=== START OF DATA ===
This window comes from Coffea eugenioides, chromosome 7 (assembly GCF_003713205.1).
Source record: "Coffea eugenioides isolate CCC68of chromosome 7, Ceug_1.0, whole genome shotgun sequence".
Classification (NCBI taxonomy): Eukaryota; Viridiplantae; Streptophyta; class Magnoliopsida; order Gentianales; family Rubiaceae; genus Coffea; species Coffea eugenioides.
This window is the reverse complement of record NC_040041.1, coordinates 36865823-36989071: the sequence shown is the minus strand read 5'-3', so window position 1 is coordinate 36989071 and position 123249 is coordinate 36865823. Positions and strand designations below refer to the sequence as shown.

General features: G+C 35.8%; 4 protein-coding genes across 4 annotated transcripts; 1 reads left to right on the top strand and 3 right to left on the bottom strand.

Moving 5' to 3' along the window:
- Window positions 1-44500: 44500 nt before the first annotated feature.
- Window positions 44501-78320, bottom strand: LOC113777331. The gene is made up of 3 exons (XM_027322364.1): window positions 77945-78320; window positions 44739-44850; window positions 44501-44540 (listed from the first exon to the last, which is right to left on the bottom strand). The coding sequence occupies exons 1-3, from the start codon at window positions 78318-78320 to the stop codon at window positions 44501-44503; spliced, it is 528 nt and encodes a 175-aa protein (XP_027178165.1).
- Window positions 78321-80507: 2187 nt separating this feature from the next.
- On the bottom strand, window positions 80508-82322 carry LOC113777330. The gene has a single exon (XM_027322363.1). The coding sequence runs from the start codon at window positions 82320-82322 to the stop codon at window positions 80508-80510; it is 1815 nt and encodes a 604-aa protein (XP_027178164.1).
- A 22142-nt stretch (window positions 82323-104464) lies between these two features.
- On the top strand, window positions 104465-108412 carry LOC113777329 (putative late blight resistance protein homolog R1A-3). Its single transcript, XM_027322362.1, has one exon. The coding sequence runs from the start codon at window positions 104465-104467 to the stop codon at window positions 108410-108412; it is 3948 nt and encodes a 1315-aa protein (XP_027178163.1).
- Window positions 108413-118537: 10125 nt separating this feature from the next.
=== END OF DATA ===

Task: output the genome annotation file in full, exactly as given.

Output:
This window comes from Coffea eugenioides, chromosome 7 (assembly GCF_003713205.1).
Source record: "Coffea eugenioides isolate CCC68of chromosome 7, Ceug_1.0, whole genome shotgun sequence".
Classification (NCBI taxonomy): Eukaryota; Viridiplantae; Streptophyta; class Magnoliopsida; order Gentianales; family Rubiaceae; genus Coffea; species Coffea eugenioides.
This window is the reverse complement of record NC_040041.1, coordinates 36865823-36989071: the sequence shown is the minus strand read 5'-3', so window position 1 is coordinate 36989071 and position 123249 is coordinate 36865823. Positions and strand designations below refer to the sequence as shown.

General features: G+C 35.8%; 4 protein-coding genes across 4 annotated transcripts; 1 reads left to right on the top strand and 3 right to left on the bottom strand.

Moving 5' to 3' along the window:
- Window positions 1-44500: 44500 nt before the first annotated feature.
- Window positions 44501-78320, bottom strand: LOC113777331. The gene is made up of 3 exons (XM_027322364.1): window positions 77945-78320; window positions 44739-44850; window positions 44501-44540 (listed from the first exon to the last, which is right to left on the bottom strand). The coding sequence occupies exons 1-3, from the start codon at window positions 78318-78320 to the stop codon at window positions 44501-44503; spliced, it is 528 nt and encodes a 175-aa protein (XP_027178165.1).
- Window positions 78321-80507: 2187 nt separating this feature from the next.
- On the bottom strand, window positions 80508-82322 carry LOC113777330. The gene has a single exon (XM_027322363.1). The coding sequence runs from the start codon at window positions 82320-82322 to the stop codon at window positions 80508-80510; it is 1815 nt and encodes a 604-aa protein (XP_027178164.1).
- A 22142-nt stretch (window positions 82323-104464) lies between these two features.
- On the top strand, window positions 104465-108412 carry LOC113777329 (putative late blight resistance protein homolog R1A-3). Its single transcript, XM_027322362.1, has one exon. The coding sequence runs from the start codon at window positions 104465-104467 to the stop codon at window positions 108410-108412; it is 3948 nt and encodes a 1315-aa protein (XP_027178163.1).
- Window positions 108413-118537: 10125 nt separating this feature from the next.